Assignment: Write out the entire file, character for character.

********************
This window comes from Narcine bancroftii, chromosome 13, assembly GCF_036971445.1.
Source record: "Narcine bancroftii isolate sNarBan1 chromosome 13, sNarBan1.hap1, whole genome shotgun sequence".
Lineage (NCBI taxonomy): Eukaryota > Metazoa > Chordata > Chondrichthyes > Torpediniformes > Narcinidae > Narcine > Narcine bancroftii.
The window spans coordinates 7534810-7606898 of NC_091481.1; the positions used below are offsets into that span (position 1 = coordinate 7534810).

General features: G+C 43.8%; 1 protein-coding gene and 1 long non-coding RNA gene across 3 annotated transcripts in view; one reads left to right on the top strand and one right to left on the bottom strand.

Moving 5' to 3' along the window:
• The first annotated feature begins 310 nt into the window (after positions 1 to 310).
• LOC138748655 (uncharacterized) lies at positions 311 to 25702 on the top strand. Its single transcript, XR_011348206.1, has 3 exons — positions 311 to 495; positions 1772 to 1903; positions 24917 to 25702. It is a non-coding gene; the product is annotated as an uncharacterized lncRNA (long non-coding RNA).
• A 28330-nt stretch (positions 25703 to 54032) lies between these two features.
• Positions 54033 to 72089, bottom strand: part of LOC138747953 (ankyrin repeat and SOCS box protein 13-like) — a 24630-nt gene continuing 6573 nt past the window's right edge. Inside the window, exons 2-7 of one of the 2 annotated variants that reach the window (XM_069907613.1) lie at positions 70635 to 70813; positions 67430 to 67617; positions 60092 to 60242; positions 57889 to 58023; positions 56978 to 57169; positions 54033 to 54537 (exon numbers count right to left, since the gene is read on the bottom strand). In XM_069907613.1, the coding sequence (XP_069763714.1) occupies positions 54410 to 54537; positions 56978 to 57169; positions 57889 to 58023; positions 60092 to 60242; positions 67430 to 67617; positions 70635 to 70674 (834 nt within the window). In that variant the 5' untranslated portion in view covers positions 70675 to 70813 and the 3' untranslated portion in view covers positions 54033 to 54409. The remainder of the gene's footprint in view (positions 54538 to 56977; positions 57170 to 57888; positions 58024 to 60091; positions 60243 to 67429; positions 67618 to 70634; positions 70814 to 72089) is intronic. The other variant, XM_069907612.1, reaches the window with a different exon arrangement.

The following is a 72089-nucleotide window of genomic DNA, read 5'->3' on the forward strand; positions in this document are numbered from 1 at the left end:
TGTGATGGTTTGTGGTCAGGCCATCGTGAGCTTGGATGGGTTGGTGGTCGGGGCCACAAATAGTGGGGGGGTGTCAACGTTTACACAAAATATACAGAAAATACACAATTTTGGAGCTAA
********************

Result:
This window comes from Narcine bancroftii, chromosome 13, assembly GCF_036971445.1.
Source record: "Narcine bancroftii isolate sNarBan1 chromosome 13, sNarBan1.hap1, whole genome shotgun sequence".
Lineage (NCBI taxonomy): Eukaryota > Metazoa > Chordata > Chondrichthyes > Torpediniformes > Narcinidae > Narcine > Narcine bancroftii.
The window spans coordinates 7534810-7606898 of NC_091481.1; the positions used below are offsets into that span (position 1 = coordinate 7534810).

General features: G+C 43.8%; 1 protein-coding gene and 1 long non-coding RNA gene across 3 annotated transcripts in view; one reads left to right on the top strand and one right to left on the bottom strand.

Moving 5' to 3' along the window:
• The first annotated feature begins 310 nt into the window (after positions 1 to 310).
• LOC138748655 (uncharacterized) lies at positions 311 to 25702 on the top strand. Its single transcript, XR_011348206.1, has 3 exons — positions 311 to 495; positions 1772 to 1903; positions 24917 to 25702. It is a non-coding gene; the product is annotated as an uncharacterized lncRNA (long non-coding RNA).
• A 28330-nt stretch (positions 25703 to 54032) lies between these two features.
• Positions 54033 to 72089, bottom strand: part of LOC138747953 (ankyrin repeat and SOCS box protein 13-like) — a 24630-nt gene continuing 6573 nt past the window's right edge. Inside the window, exons 2-7 of one of the 2 annotated variants that reach the window (XM_069907613.1) lie at positions 70635 to 70813; positions 67430 to 67617; positions 60092 to 60242; positions 57889 to 58023; positions 56978 to 57169; positions 54033 to 54537 (exon numbers count right to left, since the gene is read on the bottom strand). In XM_069907613.1, the coding sequence (XP_069763714.1) occupies positions 54410 to 54537; positions 56978 to 57169; positions 57889 to 58023; positions 60092 to 60242; positions 67430 to 67617; positions 70635 to 70674 (834 nt within the window). In that variant the 5' untranslated portion in view covers positions 70675 to 70813 and the 3' untranslated portion in view covers positions 54033 to 54409. The remainder of the gene's footprint in view (positions 54538 to 56977; positions 57170 to 57888; positions 58024 to 60091; positions 60243 to 67429; positions 67618 to 70634; positions 70814 to 72089) is intronic. The other variant, XM_069907612.1, reaches the window with a different exon arrangement.

The following is a 72089-nucleotide window of genomic DNA, read 5'->3' on the forward strand; positions in this document are numbered from 1 at the left end:
TGTGATGGTTTGTGGTCAGGCCATCGTGAGCTTGGATGGGTTGGTGGTCGGGGCCACAAATAGTGGGGGGGTGTCAACGTTTACACAAAATATACAGAAAATACACAATTTTGGAGCTAA